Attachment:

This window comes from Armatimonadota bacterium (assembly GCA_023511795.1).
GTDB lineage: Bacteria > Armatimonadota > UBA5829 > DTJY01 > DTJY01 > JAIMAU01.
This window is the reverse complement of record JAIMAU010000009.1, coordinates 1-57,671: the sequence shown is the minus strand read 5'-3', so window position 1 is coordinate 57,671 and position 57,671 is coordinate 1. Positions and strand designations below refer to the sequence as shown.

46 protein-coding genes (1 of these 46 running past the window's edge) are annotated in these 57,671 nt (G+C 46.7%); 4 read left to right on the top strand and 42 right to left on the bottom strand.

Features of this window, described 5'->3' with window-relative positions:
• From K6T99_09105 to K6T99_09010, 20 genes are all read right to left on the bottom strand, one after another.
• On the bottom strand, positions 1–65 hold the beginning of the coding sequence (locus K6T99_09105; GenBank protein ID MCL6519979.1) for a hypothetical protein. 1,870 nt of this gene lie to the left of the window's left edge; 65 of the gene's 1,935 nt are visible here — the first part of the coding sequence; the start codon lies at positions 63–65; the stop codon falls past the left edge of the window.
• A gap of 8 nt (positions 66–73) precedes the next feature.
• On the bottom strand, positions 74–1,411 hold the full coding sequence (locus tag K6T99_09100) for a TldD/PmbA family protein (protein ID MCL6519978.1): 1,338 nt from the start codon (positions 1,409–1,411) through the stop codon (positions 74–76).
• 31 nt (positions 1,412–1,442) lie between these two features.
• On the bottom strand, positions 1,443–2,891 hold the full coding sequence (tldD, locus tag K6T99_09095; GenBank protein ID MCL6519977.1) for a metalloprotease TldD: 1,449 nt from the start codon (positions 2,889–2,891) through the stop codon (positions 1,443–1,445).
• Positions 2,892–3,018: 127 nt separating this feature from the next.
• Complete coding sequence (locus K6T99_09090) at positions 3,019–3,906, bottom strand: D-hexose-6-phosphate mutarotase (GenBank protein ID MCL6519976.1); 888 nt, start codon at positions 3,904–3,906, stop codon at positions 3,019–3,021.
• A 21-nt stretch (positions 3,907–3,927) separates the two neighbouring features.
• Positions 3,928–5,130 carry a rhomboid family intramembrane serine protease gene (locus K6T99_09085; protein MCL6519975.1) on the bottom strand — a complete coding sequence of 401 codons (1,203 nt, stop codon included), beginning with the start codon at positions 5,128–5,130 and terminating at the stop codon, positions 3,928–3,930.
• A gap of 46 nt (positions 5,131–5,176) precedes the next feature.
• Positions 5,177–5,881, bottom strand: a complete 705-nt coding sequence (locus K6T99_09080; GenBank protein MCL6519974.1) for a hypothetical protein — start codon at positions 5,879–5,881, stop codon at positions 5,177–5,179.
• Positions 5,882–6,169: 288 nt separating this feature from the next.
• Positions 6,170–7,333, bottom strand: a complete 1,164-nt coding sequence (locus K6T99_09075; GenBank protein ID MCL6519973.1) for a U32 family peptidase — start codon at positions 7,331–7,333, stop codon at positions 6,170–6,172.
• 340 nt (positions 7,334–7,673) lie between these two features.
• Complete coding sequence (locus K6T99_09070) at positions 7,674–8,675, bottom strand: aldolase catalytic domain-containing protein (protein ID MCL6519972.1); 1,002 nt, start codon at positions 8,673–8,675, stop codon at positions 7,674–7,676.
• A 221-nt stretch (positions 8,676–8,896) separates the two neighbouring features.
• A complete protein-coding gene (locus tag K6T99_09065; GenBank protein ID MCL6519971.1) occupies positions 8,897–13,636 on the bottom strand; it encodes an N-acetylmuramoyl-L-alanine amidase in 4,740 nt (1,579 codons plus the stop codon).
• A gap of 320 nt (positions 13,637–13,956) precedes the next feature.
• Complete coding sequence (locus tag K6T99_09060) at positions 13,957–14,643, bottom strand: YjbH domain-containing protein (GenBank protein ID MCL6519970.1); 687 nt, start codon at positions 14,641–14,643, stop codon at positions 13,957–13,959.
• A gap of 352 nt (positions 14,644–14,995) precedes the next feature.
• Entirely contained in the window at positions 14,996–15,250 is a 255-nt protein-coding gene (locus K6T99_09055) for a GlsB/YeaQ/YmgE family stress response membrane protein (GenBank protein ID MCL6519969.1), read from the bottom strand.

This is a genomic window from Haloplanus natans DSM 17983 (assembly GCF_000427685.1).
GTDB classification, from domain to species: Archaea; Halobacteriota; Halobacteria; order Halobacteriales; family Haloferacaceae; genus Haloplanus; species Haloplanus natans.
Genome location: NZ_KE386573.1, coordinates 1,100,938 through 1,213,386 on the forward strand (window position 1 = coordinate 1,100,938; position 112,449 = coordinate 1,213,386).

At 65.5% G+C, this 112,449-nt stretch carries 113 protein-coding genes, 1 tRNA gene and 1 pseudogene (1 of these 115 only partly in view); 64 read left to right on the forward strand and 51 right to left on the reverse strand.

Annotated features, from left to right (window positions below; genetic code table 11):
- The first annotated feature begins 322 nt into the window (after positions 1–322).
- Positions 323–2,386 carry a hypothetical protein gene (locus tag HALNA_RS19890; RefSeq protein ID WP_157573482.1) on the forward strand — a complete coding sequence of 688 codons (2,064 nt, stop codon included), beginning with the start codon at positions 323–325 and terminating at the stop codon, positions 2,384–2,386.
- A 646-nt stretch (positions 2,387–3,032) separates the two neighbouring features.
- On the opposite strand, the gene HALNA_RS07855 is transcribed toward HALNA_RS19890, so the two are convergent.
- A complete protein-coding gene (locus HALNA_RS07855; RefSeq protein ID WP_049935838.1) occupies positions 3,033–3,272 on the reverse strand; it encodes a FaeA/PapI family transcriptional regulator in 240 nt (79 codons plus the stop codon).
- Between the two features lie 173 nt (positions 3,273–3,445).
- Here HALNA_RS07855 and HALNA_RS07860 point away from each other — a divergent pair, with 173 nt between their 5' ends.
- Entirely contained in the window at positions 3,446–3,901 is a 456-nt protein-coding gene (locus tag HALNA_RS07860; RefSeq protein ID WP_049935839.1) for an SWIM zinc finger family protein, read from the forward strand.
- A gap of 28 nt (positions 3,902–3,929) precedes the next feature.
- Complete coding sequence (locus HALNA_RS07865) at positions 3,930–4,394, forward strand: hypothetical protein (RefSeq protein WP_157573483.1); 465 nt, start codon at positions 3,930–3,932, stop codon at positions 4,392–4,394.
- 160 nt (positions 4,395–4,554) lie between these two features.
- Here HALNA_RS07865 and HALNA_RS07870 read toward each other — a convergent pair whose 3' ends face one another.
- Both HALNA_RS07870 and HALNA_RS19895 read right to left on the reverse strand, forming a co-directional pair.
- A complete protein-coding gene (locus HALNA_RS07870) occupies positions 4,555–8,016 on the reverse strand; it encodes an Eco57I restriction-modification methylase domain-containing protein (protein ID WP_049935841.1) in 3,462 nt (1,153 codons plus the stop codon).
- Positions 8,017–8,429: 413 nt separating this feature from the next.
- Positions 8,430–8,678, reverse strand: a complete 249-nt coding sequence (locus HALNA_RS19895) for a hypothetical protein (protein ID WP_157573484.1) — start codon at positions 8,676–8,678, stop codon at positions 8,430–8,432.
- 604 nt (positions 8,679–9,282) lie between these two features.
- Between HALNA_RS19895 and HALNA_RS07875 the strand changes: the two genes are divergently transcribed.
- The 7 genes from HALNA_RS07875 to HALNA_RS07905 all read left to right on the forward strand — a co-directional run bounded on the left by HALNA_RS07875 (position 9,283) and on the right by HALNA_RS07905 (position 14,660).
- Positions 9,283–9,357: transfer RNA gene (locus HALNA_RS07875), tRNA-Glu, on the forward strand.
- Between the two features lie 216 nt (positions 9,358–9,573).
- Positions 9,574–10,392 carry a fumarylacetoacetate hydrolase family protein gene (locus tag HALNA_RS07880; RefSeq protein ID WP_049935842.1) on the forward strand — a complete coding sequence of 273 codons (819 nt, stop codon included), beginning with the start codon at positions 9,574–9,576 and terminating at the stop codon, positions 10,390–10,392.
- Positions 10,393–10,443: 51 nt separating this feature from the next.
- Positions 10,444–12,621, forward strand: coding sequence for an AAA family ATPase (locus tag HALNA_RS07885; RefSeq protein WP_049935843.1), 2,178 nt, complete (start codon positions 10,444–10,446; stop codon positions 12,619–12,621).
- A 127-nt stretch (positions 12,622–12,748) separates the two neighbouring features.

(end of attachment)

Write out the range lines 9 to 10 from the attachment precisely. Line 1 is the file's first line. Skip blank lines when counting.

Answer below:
• On the bottom strand, positions 74–1,411 hold the full coding sequence (locus tag K6T99_09100) for a TldD/PmbA family protein (protein ID MCL6519978.1): 1,338 nt from the start codon (positions 1,409–1,411) through the stop codon (positions 74–76).
• 31 nt (positions 1,412–1,442) lie between these two features.